Naturalist Ellen Rathbone wrote a wonderful post for Adirondack Almanack this week on a topic dear to my heart, cattails. She brought back some memories that gave me a laugh. If you’ve ever been in a cattail fight, it’s a plant you’ll always love. For those of you that haven’t had the pleasure—and you pretty much need to be under 16 for this—take a dry, mature, fluffy cattail seedhead. Now wallop your friend with it. Hilarious.
Growing up a nature nut in the 60s, of course I read Stalking the Wild Asparagus by Euell Gibbons. Euell was the butt of many a joke on late-night TV, but I’m sure he laughed all the way to the bank. I loved him. I tried a few of his recipes, persimmon bread, grape vine salad, sassafras leaves, and sassafras tea. The cattail recipes were intriguing, and I was fortunate enough to have a small area of cattails near my home. It was spring, so I gathered some of the young, hard green “tails”—Rathbone explains that these are the male flowers of the plant—and boiled them. With a little butter and salt, they were like corn on the cob as promised, though they tasted more like zucchini.
Later that day my hands and feet began to swell. It hurt to walk or hold a pen. The next morning it was worse, so Mom got me an appointment with the pediatrician. It’s tough for a teenager to go to a pediatrician’s office for any reason of course, but it got worse. The first thing the doc asked me was, “Have you eaten anything unusual recently?” Now I was really humiliated. I lamely explained about Euell and the cattails. As you botany folks have already guessed, male flowers of the cattail are 100% pollen and I was having an allergic reaction. My family has never quit laughing.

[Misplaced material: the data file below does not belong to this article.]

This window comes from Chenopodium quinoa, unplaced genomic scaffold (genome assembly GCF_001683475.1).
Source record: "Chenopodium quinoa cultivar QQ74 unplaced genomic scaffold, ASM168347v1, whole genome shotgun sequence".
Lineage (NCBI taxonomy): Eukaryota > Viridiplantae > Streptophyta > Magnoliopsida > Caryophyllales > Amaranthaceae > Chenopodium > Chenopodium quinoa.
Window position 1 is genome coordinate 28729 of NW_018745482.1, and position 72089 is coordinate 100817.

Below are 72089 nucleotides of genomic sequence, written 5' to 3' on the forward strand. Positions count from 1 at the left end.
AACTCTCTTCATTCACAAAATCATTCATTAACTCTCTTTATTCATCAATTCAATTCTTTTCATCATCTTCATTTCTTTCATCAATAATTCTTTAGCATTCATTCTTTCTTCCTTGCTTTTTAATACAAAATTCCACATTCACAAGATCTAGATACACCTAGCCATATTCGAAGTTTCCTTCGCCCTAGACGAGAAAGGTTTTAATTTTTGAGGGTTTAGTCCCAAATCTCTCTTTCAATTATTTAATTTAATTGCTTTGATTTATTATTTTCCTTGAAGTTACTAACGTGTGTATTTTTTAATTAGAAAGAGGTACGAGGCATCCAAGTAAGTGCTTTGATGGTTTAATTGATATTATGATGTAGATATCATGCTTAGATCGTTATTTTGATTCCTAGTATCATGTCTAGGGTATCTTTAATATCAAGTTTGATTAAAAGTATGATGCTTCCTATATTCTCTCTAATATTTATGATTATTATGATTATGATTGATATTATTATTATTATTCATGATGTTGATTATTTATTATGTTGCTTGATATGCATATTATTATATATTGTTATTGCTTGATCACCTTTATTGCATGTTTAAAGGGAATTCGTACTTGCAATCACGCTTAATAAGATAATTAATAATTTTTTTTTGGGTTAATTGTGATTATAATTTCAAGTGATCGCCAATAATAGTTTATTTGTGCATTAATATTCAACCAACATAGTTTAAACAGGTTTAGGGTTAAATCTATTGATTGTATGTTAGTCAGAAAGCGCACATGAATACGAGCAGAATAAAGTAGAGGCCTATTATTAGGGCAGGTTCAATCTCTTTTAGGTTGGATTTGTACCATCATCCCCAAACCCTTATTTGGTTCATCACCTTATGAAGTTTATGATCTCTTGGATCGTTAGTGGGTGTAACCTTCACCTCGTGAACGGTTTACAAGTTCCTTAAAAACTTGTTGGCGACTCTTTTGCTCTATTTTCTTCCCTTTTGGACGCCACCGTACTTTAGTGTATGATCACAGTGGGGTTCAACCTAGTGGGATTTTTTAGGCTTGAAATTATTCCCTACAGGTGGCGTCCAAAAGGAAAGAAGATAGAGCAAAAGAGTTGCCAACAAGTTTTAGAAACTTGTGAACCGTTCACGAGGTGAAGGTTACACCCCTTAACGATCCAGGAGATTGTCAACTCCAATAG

I still had a few chapters of Stalking the Wild Asparagus to cook through, but it seems I’d run out of goodwill in the kitchen. I had to make due with Grape-Nuts. They taste like “wild hickory nuts” you know.
Thanks to my Flickr friend Ken Spencer for his great photo of cattails!